Mao Zedong is usually credited with developing a peasant basis for socialist revolutions, thereby breaking with the proletarian emphasis of the Russian Revolution. It may come as a surprise to find that Stalin emphasises again and again the agrarian nature of the Chinese Revolution. In 1927, Stalin wrote:
What, then, is to be done at this moment? The agrarian revolution in China must be broadened and deepened. Mass workers’ and peasants’ organisations of every kind must be created and strengthened—from trade-union councils and strike committees to peasant associations and peasant revolutionary committees—with a view to converting them, as the revolutionary movement grows and achieves success, into organisational and political bases for the future Soviets of workers’, peasants’ and soldiers’ deputies (Works, volume 9, p. 242).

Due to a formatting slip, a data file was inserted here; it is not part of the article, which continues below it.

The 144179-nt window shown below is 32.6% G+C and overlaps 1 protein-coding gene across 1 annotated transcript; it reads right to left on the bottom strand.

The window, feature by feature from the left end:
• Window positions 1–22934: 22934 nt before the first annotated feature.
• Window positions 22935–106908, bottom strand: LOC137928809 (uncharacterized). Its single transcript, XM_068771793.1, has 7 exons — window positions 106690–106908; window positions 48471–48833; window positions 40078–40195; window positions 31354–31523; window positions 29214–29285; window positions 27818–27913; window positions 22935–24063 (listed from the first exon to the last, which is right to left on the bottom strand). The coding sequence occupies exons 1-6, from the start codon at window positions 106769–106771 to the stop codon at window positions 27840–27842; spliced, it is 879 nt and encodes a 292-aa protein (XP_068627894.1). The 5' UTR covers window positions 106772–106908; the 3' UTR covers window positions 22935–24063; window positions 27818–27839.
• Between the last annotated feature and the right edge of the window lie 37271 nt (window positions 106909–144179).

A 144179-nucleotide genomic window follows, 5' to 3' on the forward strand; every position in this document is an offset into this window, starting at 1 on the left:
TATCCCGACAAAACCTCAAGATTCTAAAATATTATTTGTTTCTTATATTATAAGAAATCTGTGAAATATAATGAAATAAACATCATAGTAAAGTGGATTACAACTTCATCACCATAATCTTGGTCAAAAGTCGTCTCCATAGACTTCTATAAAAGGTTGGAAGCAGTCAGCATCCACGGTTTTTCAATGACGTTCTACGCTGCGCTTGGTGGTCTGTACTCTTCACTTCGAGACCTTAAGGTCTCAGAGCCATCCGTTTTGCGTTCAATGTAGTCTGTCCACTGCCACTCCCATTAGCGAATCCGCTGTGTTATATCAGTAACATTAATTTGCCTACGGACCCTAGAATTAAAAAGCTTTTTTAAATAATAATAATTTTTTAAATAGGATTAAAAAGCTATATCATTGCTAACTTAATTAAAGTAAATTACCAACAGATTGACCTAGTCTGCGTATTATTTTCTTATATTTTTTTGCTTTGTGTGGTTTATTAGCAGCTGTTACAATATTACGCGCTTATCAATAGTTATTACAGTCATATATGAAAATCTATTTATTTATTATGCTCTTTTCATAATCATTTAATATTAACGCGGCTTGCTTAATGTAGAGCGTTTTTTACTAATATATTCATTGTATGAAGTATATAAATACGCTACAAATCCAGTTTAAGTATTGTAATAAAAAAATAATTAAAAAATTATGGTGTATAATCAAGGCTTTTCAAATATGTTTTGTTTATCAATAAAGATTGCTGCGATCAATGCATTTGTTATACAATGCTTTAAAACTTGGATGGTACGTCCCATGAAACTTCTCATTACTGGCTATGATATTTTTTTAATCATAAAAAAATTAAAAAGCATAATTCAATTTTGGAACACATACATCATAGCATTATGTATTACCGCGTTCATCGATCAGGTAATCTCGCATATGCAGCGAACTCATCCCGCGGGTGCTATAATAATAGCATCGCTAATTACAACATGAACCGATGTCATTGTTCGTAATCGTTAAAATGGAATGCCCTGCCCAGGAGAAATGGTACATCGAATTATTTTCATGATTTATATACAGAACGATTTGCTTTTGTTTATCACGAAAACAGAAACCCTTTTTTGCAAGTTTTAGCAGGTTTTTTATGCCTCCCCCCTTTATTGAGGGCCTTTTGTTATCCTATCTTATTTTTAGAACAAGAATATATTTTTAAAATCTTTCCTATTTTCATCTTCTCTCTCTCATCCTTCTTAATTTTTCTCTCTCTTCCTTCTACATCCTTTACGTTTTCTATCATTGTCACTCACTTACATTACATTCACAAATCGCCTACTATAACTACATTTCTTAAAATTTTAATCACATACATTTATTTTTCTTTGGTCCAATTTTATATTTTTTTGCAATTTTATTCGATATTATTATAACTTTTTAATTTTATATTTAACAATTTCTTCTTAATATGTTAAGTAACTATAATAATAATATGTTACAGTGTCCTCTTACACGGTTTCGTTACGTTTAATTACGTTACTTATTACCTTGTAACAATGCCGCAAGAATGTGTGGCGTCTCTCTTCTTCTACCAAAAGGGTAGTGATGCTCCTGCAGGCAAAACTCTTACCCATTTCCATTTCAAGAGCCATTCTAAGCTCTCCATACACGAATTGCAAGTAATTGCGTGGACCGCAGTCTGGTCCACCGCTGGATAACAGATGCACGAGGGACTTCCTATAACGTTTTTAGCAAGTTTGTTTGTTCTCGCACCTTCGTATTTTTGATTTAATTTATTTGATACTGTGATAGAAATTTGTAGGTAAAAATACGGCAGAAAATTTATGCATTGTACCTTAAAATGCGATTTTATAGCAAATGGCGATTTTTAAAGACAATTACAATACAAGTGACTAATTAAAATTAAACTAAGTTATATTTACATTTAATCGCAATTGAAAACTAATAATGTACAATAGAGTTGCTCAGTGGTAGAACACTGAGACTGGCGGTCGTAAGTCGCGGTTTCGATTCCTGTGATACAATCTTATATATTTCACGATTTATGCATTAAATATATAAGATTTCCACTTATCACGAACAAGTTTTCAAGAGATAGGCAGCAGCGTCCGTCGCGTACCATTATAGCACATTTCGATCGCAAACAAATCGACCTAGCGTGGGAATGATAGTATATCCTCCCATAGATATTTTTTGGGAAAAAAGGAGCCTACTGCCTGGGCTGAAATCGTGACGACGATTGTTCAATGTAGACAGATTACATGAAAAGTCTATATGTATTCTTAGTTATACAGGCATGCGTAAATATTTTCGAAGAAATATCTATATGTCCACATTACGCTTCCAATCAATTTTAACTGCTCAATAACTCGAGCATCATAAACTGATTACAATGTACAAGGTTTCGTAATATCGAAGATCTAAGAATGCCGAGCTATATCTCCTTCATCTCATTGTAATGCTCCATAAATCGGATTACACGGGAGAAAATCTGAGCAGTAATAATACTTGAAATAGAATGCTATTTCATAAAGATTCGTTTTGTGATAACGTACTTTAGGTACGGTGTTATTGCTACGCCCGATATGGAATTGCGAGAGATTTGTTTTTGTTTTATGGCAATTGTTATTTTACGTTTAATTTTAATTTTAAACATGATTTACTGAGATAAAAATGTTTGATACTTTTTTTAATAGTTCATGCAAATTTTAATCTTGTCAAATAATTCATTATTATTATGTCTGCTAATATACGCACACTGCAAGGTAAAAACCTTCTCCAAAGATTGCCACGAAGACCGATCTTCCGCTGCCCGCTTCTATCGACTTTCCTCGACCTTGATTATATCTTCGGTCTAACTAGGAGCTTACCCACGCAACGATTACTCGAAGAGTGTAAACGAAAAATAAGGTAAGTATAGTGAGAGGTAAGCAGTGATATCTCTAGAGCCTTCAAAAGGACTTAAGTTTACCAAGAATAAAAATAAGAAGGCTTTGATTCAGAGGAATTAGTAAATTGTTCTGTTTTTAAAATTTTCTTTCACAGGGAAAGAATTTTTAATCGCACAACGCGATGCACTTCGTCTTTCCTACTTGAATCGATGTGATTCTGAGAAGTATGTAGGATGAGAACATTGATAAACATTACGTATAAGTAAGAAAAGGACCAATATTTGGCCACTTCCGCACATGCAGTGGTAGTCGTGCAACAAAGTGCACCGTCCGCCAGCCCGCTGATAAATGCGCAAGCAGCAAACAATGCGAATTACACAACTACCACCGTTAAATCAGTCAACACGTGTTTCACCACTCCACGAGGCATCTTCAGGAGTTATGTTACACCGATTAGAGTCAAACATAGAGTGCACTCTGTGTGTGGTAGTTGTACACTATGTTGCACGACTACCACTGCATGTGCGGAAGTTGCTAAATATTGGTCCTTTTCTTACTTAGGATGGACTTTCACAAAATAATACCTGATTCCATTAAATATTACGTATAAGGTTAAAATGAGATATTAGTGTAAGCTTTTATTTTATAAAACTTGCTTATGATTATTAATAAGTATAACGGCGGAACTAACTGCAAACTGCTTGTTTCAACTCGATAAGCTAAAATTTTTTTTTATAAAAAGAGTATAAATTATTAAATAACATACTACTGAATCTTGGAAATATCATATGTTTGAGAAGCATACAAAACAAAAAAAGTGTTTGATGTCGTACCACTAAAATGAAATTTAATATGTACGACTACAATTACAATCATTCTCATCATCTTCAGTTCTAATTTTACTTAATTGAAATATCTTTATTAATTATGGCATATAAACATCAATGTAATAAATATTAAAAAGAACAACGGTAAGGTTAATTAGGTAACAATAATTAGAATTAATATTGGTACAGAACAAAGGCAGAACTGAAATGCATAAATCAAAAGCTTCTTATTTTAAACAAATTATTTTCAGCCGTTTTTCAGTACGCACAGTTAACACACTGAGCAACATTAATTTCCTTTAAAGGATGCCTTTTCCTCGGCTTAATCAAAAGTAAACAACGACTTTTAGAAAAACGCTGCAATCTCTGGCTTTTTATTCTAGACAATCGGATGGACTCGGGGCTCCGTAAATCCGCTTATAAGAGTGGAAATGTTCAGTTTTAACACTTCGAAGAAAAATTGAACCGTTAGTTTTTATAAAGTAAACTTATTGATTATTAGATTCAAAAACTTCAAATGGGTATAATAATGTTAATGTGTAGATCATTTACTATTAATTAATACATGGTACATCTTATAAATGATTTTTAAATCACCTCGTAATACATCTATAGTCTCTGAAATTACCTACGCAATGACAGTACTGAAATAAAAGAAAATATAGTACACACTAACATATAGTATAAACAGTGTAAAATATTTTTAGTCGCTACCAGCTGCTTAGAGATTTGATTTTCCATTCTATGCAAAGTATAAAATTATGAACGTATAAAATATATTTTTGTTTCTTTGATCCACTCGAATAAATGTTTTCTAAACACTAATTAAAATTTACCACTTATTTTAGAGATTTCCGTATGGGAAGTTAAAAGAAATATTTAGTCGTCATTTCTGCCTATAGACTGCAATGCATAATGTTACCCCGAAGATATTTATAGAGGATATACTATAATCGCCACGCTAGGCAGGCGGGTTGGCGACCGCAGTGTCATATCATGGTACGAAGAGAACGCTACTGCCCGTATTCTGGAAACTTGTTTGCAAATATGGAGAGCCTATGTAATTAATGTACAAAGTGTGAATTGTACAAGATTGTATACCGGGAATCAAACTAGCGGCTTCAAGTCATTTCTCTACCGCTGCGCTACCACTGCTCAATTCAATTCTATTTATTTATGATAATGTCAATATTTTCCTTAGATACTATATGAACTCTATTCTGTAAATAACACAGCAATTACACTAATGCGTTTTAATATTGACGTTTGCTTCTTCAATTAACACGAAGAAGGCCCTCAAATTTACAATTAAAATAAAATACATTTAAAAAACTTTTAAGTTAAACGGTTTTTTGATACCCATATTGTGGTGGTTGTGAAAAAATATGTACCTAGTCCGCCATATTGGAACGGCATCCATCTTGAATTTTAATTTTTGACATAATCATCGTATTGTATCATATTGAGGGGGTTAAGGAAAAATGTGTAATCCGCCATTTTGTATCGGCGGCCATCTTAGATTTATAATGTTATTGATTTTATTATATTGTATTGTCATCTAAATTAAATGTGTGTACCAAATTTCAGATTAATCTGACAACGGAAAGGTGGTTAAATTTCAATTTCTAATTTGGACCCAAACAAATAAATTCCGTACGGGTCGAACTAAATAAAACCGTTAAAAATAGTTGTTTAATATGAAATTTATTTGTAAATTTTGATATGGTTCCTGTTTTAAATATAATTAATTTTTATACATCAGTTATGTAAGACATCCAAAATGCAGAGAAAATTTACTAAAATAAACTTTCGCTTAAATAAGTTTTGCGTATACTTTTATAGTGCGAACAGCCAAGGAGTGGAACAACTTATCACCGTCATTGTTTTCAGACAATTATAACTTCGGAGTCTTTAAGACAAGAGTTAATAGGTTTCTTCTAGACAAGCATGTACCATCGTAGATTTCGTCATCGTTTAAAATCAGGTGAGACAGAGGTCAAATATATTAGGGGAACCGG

To be sure, Stalin did see the agrarian revolution as a phase that would be followed by the leadership of the proletariat in the establishment of soviets. Mao ensured that the agrarian basis would remain the core of the Chinese Revolution.
But did Stalin attempt to dictate the progress of the Chinese Revolution, insisting on ideological and practical conformity? Not so, it seems. He argues strongly against an ‘artificially transplanted “Moscow Sovietisation”’ (p. 233). And he castigates those who ‘sincerely believe that the revolution in China can be directed, so to speak, by telegraph, on the basis of the universally recognised general principles of the Comintern, disregarding the national peculiarities of China’s economy, political system, culture, manners and customs, and traditions (p. 338).